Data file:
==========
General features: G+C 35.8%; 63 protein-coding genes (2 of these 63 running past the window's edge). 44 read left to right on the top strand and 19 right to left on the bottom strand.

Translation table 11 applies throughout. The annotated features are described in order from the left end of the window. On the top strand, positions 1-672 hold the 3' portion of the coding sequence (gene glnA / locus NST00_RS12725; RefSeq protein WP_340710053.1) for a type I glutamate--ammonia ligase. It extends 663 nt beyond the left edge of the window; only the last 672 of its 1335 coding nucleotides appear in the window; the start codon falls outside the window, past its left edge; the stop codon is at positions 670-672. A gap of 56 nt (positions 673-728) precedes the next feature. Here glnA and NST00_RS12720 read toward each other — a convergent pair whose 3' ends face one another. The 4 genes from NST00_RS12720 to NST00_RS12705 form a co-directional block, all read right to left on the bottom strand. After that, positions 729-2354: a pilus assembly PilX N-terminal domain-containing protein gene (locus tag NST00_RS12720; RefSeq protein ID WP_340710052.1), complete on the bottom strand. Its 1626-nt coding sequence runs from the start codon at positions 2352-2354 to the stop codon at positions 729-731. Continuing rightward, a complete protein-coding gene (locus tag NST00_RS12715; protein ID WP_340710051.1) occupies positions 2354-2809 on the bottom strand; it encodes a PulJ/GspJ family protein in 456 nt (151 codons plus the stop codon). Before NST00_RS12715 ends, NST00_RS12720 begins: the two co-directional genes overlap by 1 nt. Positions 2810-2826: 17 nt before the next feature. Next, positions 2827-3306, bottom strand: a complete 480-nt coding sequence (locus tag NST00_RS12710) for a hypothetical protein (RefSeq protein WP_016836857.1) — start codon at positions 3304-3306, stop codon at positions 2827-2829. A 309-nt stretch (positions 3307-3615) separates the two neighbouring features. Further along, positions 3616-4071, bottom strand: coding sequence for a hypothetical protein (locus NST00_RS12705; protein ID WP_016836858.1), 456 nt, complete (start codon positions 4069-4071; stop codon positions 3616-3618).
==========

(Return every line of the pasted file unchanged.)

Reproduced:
General features: G+C 35.8%; 63 protein-coding genes (2 of these 63 running past the window's edge). 44 read left to right on the top strand and 19 right to left on the bottom strand.

Translation table 11 applies throughout. The annotated features are described in order from the left end of the window. On the top strand, positions 1-672 hold the 3' portion of the coding sequence (gene glnA / locus NST00_RS12725; RefSeq protein WP_340710053.1) for a type I glutamate--ammonia ligase. It extends 663 nt beyond the left edge of the window; only the last 672 of its 1335 coding nucleotides appear in the window; the start codon falls outside the window, past its left edge; the stop codon is at positions 670-672. A gap of 56 nt (positions 673-728) precedes the next feature. Here glnA and NST00_RS12720 read toward each other — a convergent pair whose 3' ends face one another. The 4 genes from NST00_RS12720 to NST00_RS12705 form a co-directional block, all read right to left on the bottom strand. After that, positions 729-2354: a pilus assembly PilX N-terminal domain-containing protein gene (locus tag NST00_RS12720; RefSeq protein ID WP_340710052.1), complete on the bottom strand. Its 1626-nt coding sequence runs from the start codon at positions 2352-2354 to the stop codon at positions 729-731. Continuing rightward, a complete protein-coding gene (locus tag NST00_RS12715; protein ID WP_340710051.1) occupies positions 2354-2809 on the bottom strand; it encodes a PulJ/GspJ family protein in 456 nt (151 codons plus the stop codon). Before NST00_RS12715 ends, NST00_RS12720 begins: the two co-directional genes overlap by 1 nt. Positions 2810-2826: 17 nt before the next feature. Next, positions 2827-3306, bottom strand: a complete 480-nt coding sequence (locus tag NST00_RS12710) for a hypothetical protein (RefSeq protein WP_016836857.1) — start codon at positions 3304-3306, stop codon at positions 2827-2829. A 309-nt stretch (positions 3307-3615) separates the two neighbouring features. Further along, positions 3616-4071, bottom strand: coding sequence for a hypothetical protein (locus NST00_RS12705; protein ID WP_016836858.1), 456 nt, complete (start codon positions 4069-4071; stop codon positions 3616-3618).